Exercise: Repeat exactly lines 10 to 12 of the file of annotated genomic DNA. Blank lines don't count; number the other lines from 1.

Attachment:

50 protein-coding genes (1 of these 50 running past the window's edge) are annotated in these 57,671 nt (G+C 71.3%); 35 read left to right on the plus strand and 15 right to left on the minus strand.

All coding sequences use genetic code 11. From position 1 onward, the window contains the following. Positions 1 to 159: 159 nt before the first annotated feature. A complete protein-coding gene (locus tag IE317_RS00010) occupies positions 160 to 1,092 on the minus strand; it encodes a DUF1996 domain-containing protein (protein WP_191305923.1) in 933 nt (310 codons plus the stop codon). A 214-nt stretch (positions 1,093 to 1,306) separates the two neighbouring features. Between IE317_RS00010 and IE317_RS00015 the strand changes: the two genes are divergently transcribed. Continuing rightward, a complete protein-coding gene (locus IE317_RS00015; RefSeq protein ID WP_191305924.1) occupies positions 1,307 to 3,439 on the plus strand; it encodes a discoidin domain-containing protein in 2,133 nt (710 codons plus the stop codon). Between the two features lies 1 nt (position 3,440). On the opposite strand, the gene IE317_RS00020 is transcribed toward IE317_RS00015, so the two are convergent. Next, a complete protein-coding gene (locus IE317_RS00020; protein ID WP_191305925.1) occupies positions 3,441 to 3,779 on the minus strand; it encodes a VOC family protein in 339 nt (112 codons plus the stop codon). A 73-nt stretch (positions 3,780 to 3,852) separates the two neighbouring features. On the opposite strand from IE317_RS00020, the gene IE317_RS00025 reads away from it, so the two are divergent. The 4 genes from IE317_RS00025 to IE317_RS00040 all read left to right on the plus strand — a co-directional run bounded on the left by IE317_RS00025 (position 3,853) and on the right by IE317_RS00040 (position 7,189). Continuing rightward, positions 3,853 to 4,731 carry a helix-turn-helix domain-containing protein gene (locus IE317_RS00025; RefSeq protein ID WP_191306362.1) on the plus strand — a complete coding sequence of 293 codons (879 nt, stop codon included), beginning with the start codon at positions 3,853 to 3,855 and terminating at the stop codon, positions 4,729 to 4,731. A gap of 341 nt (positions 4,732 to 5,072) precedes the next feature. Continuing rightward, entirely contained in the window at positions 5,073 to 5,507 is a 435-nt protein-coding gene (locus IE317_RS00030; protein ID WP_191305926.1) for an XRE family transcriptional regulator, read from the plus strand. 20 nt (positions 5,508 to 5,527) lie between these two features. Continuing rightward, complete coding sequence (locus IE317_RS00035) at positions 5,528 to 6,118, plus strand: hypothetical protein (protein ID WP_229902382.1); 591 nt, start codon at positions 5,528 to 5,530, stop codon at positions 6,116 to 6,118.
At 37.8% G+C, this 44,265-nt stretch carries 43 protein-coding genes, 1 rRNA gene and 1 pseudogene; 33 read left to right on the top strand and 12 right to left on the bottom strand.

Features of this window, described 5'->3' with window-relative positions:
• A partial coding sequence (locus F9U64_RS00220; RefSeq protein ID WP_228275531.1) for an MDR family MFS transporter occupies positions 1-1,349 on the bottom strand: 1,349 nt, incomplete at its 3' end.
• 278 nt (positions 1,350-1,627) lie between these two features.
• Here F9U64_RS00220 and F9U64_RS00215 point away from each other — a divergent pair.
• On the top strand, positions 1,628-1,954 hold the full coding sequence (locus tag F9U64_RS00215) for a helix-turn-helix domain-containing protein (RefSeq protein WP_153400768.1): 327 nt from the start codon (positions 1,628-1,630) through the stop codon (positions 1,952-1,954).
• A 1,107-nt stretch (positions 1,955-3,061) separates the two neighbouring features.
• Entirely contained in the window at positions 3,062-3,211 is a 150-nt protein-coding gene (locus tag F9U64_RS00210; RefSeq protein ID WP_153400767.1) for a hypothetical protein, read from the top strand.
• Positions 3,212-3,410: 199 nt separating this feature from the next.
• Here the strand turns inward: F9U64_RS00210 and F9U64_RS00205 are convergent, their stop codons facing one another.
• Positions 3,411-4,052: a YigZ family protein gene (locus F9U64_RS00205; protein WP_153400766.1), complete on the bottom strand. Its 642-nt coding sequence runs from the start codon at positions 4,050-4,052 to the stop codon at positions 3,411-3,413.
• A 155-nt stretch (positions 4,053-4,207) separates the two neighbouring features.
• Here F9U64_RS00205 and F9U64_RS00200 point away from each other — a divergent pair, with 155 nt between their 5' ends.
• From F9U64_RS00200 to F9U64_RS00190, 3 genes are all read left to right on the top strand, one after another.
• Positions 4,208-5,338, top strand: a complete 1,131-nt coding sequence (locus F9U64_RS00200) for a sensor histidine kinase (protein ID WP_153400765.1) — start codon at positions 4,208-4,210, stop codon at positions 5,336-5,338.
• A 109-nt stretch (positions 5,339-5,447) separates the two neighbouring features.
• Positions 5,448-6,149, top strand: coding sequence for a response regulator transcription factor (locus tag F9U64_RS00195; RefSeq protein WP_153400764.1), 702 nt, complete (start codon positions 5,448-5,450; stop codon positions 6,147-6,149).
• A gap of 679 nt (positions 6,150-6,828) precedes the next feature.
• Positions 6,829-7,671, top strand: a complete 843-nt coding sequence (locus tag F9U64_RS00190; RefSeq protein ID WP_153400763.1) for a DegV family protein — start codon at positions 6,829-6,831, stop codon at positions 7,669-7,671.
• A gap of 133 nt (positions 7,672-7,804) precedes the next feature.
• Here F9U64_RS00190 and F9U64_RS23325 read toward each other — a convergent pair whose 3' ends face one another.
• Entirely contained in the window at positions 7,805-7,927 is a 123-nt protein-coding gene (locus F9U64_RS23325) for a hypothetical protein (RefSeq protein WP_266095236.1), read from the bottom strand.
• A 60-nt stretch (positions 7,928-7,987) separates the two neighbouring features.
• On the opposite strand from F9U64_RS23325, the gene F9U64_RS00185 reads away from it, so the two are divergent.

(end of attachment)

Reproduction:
• Entirely contained in the window at positions 3,062-3,211 is a 150-nt protein-coding gene (locus tag F9U64_RS00210; RefSeq protein ID WP_153400767.1) for a hypothetical protein, read from the top strand.
• Positions 3,212-3,410: 199 nt separating this feature from the next.
• Here the strand turns inward: F9U64_RS00210 and F9U64_RS00205 are convergent, their stop codons facing one another.